Our move to retain the status of the Amateur Billiards
game has been called a “heroic stance that is totally
justifiable” by no other than Mark Wildman the Chairman
of the Professional Billiards Committee.
He goes on to say “you will win your argument
to keep the English Amateur title and to play for the
Amateur Championship trophy. The professional players in
England never wanted to be involved in the Amateur, the
current argument is not one of our making”.
This reflects the views of the pro’s I’ve talked
to personally. I’ve spoken to Gilchrist, Russell, Chapman,
Causier and Wildman and they have all said they would not
enter even if it were available to them.
So who were the IBSF/WPBSA/EASB arguing for?
Our current position is as per letter to Nigel Oldfield
the Chairman of the EASB.
His response (16th January) is that our position will be
put to the EASB Executive and will take 2/3 weeks to
I have been heartened at the members suggestion and the
confirmed response, without dissension, that players are
to play in the Amateur without prize money this year to
allow the entry fees to be used as a funding base of the
Many “mercenary minded” cuemen are astounded, they
obviously don’t know billiard players are enthusiasts first
sportsmen second and wonderful people thereafter.
The 103 entry English Amateur, whilst not a record, is a
vindication of the stance taken and a healthy entry.
It carries a couple of milestones, in that, Alf Nolan’s
50th consecutive year of entry is undoubtedly a record
and there surely can’t have been a younger entrant than 12
years 1 month Robin Wilson.
Robin celebrated his birthday on November 19th and played
his North Eastern (where else?) qualifying game in
December. He was in contention up to the end of the first
hours play but faltered and lost to Lee Lagan the former
British Junior Champion.
Just how many junior players are out there?
Teesside’s position is known throughout the world, this year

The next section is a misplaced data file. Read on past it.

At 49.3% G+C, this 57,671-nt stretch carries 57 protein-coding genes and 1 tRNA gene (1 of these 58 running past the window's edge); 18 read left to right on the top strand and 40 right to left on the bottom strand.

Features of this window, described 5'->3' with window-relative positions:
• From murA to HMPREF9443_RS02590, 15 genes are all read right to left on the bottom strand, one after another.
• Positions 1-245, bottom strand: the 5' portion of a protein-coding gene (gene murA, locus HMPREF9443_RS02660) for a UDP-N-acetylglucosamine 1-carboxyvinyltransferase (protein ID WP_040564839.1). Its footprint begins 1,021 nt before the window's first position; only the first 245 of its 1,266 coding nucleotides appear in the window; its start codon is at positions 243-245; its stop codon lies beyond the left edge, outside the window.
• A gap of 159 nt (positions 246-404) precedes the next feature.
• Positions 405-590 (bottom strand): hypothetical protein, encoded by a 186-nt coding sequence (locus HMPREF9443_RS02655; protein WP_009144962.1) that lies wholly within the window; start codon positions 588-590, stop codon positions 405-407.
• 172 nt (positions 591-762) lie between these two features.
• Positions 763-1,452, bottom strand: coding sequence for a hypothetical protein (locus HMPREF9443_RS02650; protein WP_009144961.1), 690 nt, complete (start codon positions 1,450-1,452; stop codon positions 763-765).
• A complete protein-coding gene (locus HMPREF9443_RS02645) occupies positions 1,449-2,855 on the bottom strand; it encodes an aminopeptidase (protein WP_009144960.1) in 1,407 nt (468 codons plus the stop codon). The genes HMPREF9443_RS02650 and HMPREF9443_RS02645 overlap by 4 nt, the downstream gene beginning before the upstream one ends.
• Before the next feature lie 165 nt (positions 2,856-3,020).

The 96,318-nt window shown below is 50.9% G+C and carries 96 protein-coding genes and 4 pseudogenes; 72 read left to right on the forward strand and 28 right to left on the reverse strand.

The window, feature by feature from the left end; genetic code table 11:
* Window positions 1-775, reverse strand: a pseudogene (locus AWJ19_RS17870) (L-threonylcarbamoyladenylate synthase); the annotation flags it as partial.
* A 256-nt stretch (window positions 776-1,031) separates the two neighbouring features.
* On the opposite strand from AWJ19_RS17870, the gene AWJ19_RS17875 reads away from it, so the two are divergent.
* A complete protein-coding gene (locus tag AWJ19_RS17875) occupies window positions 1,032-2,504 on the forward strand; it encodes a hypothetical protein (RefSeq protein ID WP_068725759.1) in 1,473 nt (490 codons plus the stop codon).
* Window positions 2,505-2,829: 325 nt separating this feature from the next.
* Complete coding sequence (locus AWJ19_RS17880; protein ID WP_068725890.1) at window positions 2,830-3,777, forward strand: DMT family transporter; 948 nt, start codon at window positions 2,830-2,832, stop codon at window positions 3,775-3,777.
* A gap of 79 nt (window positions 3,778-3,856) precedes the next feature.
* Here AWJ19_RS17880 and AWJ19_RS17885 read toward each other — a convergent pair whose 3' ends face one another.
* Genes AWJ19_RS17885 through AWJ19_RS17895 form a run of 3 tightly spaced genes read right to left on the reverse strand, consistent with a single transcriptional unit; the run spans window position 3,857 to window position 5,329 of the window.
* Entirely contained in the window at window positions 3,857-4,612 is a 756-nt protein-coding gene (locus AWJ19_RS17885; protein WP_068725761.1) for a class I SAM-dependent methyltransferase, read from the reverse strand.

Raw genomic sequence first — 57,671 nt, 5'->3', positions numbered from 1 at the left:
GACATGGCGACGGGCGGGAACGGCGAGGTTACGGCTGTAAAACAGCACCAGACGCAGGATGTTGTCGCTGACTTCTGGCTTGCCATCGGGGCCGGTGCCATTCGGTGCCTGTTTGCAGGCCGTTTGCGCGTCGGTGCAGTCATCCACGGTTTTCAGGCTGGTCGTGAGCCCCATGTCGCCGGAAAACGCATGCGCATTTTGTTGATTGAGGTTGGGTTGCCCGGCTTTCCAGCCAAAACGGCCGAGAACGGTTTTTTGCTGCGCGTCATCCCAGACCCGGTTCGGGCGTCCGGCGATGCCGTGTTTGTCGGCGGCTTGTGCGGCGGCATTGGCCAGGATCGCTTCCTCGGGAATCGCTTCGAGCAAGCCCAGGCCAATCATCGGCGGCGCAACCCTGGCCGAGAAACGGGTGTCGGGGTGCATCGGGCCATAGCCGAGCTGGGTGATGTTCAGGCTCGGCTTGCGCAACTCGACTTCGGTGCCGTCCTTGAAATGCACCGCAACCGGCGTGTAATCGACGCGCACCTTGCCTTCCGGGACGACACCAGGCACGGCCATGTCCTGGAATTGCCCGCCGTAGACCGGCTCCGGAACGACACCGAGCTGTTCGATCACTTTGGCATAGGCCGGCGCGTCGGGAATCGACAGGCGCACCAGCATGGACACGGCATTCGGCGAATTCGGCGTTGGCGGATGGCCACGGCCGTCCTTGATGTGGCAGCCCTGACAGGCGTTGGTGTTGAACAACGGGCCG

we had 263 entrants in the league knockout and 93 in the
under 15 competition. We know of Dean Bavister (Peterborough)
and Adam Lewis (Cambridge) and formerly Peter Sheehan (Widnes)
now an 18/19 year old, but are there any others? With the
British boys (under 16’s) and British Juniors (under 19’s) to
be organised it would be nice to expect entrants other than
I was surprised and disappointed to be advised of
the demise of the Billiards Quarterly Review. It was the
only “billiards only” journal which gave information on
what is going on or had happened in our sport. It was a vehicle
to express and seek views which I and I’m sure others
enjoyed. We owe a debt and gratitude for Tom Terry’s
endeavours in producing the BQR. The terse announcement
to cease the publication left me wondering why? Was it
time commitments, cost of new print, health problems,
politics within the game? Tom, it might be none of our
business, but why?
Alf Nolan received his bus pass a couple or so years ago
but doesn’t like people to be aware of his age. The
Newcastle based player who commuted to Teesside for many
years service with Middlesbrough’s Western Social Club
proved his continuing capabilities by establishing a
record break in the Ashington Veterans League. When
competing against Colin Cairns in the Jordan and
Stephenson Individual competition Alf ran in a break of
220. Well done Alf, it’s nice to know you can still do it!
Talking of someone who can do it, can anyone beat this,
or have knowledge of anyone who has? Chris Shutt aged
18 has set another record in the Teesside Boys Billiards
League. The British under 19 Champion and English
Amateur finalist improved his own record position by
scoring (wait for it) 507 points in the 30 minute game and
his opponent scored 5. That’s 17 points per minute! Chris
had breaks of 211, 220 and 57 – any advances?
The Teesside Boys League has submitted its new Roll of
Honour booklet to the organisers of the Guinness Book of
Records seeking consideration of an entry into future